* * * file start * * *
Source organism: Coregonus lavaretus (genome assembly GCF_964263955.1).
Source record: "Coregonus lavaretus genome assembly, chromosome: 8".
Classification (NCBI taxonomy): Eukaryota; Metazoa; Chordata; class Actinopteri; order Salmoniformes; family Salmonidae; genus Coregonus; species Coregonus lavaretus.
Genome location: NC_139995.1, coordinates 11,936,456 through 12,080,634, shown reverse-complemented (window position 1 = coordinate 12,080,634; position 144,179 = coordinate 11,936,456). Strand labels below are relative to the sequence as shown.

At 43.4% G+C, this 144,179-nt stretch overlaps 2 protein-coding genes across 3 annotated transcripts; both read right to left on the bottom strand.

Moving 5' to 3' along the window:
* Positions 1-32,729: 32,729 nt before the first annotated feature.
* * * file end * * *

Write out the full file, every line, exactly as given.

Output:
Source organism: Coregonus lavaretus (genome assembly GCF_964263955.1).
Source record: "Coregonus lavaretus genome assembly, chromosome: 8".
Classification (NCBI taxonomy): Eukaryota; Metazoa; Chordata; class Actinopteri; order Salmoniformes; family Salmonidae; genus Coregonus; species Coregonus lavaretus.
Genome location: NC_139995.1, coordinates 11,936,456 through 12,080,634, shown reverse-complemented (window position 1 = coordinate 12,080,634; position 144,179 = coordinate 11,936,456). Strand labels below are relative to the sequence as shown.

At 43.4% G+C, this 144,179-nt stretch overlaps 2 protein-coding genes across 3 annotated transcripts; both read right to left on the bottom strand.

Moving 5' to 3' along the window:
* Positions 1-32,729: 32,729 nt before the first annotated feature.